When it comes to hand surgery, tenodesis comes broadly under two categories: A diagnostic sign/test or physiological effect and a surgical procedure to fix/bind tendon to the bone.

The “tenodesis effect” is a normal physiological process whereby joint motion (proximal joint) causes synchronous movement on the neighboring joints. Therefore, this tenodesis principle can be used as a clinical test in the examination of the hand. Typically, due to the tenodesis effect, passive wrist flexion causes all fingers to go into extension, and with wrist extension, all fingers undergo flexion. However, in flexor tendon injuries to the hand, the tenodesis effect is a valuable test for diagnosis, especially in uncooperative and irritable children. In this scenario, the affected finger rests in full/partial extension while other digits go into flexion and extension with wrist movement. Hand surgeons use this same principle to gauge the accuracy of tension intraoperatively during tendon transfers and repairs.[2]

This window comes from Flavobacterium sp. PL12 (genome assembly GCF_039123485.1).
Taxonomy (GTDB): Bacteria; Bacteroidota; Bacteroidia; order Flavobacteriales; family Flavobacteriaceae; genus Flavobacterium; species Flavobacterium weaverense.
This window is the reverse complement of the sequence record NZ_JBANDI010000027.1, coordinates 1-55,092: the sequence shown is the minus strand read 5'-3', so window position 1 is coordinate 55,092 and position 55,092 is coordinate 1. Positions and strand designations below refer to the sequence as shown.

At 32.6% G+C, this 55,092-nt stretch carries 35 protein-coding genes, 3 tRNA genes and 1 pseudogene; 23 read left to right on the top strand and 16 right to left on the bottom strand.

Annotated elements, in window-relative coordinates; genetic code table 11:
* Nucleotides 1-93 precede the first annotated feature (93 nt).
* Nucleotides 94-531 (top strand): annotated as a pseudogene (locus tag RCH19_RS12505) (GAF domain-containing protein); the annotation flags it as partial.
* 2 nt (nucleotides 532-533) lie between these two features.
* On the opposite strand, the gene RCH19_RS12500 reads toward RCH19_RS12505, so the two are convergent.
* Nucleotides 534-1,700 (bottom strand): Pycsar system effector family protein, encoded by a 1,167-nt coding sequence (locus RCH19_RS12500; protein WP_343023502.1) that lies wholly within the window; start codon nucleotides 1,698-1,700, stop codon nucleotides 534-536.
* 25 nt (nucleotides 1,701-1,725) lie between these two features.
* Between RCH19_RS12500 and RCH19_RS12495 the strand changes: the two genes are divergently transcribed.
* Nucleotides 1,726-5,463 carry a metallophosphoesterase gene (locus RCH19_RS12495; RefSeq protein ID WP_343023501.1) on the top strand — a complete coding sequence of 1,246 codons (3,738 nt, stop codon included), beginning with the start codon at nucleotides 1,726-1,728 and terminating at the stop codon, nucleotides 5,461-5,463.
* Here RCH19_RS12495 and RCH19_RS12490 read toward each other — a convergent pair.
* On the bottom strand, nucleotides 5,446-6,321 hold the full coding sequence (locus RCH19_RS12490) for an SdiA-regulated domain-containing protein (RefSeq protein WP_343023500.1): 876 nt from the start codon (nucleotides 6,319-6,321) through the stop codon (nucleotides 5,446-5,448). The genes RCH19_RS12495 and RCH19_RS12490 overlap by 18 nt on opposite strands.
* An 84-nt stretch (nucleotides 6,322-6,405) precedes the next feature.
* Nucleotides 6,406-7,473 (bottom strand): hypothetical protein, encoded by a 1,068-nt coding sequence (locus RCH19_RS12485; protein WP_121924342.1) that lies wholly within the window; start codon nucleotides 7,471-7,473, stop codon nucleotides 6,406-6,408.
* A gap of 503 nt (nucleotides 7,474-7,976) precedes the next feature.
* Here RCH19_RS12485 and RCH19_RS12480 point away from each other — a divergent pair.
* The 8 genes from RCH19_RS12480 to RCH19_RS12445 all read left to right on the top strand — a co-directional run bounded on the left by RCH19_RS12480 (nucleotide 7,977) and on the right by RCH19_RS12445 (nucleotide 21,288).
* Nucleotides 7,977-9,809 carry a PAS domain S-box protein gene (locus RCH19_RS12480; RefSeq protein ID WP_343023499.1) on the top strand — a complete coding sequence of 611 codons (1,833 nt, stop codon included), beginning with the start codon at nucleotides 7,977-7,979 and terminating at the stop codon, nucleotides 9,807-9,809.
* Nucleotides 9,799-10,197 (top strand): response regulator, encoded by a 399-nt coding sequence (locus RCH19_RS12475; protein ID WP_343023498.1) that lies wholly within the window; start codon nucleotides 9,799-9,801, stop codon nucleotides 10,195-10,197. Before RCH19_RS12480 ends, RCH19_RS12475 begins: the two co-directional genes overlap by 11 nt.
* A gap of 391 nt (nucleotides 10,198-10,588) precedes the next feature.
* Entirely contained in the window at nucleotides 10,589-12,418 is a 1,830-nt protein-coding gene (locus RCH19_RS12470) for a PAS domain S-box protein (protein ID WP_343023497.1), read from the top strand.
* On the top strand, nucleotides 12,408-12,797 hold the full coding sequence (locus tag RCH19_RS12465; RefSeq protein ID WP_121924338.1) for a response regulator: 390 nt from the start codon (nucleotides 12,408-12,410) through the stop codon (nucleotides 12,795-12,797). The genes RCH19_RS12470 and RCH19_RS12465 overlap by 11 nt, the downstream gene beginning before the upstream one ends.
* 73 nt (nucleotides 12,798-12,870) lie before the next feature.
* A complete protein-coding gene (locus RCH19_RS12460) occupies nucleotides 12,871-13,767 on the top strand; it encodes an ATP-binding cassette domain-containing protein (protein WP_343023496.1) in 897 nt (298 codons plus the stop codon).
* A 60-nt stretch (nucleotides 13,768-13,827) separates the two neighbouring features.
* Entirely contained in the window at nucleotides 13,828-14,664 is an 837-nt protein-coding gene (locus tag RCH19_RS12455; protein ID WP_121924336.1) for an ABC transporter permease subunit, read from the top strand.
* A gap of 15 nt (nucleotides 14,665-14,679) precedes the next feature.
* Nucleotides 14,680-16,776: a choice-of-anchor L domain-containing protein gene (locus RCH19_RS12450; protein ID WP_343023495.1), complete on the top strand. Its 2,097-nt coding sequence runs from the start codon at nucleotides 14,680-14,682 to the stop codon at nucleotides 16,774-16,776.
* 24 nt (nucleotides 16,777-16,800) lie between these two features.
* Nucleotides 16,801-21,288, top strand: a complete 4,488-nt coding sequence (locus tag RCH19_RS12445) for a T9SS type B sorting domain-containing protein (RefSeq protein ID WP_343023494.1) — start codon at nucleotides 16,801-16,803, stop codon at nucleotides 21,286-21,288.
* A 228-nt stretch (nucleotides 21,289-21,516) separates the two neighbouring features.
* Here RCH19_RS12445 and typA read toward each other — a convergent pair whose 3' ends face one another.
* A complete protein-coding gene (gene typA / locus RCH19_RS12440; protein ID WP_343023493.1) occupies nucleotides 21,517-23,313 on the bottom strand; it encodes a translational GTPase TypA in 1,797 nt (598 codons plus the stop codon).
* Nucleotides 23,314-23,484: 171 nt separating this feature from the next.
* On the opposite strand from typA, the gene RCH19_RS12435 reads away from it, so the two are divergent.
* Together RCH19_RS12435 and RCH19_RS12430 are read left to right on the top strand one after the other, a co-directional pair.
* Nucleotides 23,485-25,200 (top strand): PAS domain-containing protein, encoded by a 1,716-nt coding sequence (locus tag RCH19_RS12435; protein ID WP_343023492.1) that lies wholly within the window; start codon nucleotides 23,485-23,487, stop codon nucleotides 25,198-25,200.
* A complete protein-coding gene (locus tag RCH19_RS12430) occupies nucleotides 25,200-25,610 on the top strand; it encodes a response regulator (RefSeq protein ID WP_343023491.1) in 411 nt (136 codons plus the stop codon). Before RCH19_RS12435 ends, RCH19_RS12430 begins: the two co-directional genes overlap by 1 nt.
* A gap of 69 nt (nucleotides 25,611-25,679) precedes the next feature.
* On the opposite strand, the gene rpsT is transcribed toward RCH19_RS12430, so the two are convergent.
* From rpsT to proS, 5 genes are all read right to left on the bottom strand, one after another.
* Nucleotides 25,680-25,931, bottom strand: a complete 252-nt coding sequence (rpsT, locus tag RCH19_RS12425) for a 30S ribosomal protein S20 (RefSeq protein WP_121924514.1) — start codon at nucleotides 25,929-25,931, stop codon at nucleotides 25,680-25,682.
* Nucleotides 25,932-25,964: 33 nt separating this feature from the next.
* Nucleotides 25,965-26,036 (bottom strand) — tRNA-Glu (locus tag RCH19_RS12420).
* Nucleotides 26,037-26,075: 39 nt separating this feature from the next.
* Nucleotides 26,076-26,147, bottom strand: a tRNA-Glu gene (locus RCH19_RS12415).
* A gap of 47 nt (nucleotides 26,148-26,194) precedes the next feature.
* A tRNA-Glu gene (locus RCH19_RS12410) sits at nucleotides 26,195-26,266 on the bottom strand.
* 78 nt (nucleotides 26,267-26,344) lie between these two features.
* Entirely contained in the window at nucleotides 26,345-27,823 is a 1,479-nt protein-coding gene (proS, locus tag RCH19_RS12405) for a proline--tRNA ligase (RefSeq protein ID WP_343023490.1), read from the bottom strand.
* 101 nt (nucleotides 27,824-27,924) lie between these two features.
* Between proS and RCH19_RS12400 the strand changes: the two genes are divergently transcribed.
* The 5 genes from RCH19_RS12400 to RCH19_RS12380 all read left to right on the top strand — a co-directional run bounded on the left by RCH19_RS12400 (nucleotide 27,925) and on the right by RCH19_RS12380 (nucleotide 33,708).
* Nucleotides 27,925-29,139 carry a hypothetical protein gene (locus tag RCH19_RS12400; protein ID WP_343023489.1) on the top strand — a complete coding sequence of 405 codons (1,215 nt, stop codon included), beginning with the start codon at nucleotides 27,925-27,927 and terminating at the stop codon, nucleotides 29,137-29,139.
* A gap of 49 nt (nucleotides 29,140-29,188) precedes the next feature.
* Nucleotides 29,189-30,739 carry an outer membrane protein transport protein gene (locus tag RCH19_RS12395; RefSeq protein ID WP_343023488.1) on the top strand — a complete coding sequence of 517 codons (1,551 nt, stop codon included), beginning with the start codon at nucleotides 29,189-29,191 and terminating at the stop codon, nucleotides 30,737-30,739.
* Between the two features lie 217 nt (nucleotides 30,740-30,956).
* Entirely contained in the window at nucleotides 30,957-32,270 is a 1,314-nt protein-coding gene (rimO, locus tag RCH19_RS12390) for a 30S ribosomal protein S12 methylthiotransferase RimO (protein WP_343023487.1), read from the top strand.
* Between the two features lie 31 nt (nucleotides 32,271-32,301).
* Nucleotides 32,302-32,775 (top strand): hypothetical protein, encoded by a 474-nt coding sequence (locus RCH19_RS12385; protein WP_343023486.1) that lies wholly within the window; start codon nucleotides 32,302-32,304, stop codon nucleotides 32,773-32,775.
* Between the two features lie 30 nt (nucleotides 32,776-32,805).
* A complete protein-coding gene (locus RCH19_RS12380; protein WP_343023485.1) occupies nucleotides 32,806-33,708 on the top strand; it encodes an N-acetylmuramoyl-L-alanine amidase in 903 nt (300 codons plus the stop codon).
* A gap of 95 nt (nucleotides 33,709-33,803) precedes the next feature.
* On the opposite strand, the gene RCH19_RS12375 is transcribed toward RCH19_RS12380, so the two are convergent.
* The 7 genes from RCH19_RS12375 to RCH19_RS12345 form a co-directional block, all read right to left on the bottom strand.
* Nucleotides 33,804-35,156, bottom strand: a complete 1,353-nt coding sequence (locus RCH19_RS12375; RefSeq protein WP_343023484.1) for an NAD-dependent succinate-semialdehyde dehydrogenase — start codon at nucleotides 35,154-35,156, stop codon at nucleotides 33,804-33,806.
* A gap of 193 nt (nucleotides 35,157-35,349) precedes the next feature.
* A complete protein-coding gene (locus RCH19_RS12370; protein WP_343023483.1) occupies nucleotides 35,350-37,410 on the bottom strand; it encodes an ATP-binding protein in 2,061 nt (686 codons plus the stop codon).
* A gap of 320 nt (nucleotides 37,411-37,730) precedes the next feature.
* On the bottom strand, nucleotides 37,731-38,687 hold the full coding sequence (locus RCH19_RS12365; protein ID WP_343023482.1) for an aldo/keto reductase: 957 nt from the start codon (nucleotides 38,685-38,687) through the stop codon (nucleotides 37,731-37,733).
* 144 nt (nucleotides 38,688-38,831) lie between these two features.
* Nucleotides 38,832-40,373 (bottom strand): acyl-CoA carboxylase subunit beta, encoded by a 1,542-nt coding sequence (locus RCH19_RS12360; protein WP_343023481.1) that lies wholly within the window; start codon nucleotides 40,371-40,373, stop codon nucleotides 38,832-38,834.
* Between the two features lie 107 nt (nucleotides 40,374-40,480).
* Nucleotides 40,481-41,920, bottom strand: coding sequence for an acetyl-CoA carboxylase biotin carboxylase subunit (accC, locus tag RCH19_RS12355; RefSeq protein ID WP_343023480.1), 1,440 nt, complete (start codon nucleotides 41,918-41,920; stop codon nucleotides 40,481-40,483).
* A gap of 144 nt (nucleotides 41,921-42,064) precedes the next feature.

Other examples of physiological tenodesis include the oblique retinacular ligament of Landsmeer (ORL) and the “quadriga” effect of the flexor digitorum profundus (FDP) tendons. The ORL arises from the lateral surface of the proximal phalanx, and the A4 pulley runs volar to the axis of rotation of the proximal interphalangeal joint (PIPJ); it then runs dorsal to the distal interphalangeal joint (DIPJ) and inserts into the terminal extensor tendon. When the PIPJ goes into extension, the ORL contracts, leading to an extension of the DIPJ, thereby synchronizing intrinsic and extrinsic hand function. The quadriga effect is based on the fact that the FDP of all four fingers shares a common muscle belly, hence following a flexor tendon repair, if the repair is too tight, it will affect the normal flexion of other fingers leading to a loss of the normal synchronous flexion of fingers.[3]